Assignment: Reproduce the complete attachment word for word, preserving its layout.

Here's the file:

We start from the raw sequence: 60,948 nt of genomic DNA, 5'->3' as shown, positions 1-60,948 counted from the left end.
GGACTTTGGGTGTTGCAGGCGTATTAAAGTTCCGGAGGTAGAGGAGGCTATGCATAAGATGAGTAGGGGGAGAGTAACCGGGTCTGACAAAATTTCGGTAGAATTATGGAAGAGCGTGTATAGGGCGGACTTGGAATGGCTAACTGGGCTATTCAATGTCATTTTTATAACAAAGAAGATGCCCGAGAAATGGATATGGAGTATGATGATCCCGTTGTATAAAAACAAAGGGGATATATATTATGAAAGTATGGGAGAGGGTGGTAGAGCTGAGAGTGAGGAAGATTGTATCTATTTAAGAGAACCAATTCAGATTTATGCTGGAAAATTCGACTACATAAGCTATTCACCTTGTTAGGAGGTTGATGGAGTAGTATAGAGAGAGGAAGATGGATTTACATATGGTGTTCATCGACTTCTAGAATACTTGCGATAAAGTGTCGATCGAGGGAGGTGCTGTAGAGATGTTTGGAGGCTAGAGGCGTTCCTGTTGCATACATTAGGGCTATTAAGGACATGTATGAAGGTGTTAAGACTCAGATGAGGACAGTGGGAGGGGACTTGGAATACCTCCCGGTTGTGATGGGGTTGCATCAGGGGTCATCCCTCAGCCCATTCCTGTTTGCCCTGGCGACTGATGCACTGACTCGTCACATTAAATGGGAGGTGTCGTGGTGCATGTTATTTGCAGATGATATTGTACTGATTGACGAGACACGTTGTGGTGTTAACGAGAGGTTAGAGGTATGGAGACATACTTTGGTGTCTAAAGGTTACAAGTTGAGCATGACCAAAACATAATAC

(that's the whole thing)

We start from the raw sequence: 60,948 nt of genomic DNA, 5'->3' as shown, positions 1-60,948 counted from the left end.
GGACTTTGGGTGTTGCAGGCGTATTAAAGTTCCGGAGGTAGAGGAGGCTATGCATAAGATGAGTAGGGGGAGAGTAACCGGGTCTGACAAAATTTCGGTAGAATTATGGAAGAGCGTGTATAGGGCGGACTTGGAATGGCTAACTGGGCTATTCAATGTCATTTTTATAACAAAGAAGATGCCCGAGAAATGGATATGGAGTATGATGATCCCGTTGTATAAAAACAAAGGGGATATATATTATGAAAGTATGGGAGAGGGTGGTAGAGCTGAGAGTGAGGAAGATTGTATCTATTTAAGAGAACCAATTCAGATTTATGCTGGAAAATTCGACTACATAAGCTATTCACCTTGTTAGGAGGTTGATGGAGTAGTATAGAGAGAGGAAGATGGATTTACATATGGTGTTCATCGACTTCTAGAATACTTGCGATAAAGTGTCGATCGAGGGAGGTGCTGTAGAGATGTTTGGAGGCTAGAGGCGTTCCTGTTGCATACATTAGGGCTATTAAGGACATGTATGAAGGTGTTAAGACTCAGATGAGGACAGTGGGAGGGGACTTGGAATACCTCCCGGTTGTGATGGGGTTGCATCAGGGGTCATCCCTCAGCCCATTCCTGTTTGCCCTGGCGACTGATGCACTGACTCGTCACATTAAATGGGAGGTGTCGTGGTGCATGTTATTTGCAGATGATATTGTACTGATTGACGAGACACGTTGTGGTGTTAACGAGAGGTTAGAGGTATGGAGACATACTTTGGTGTCTAAAGGTTACAAGTTGAGCATGACCAAAACATAATAC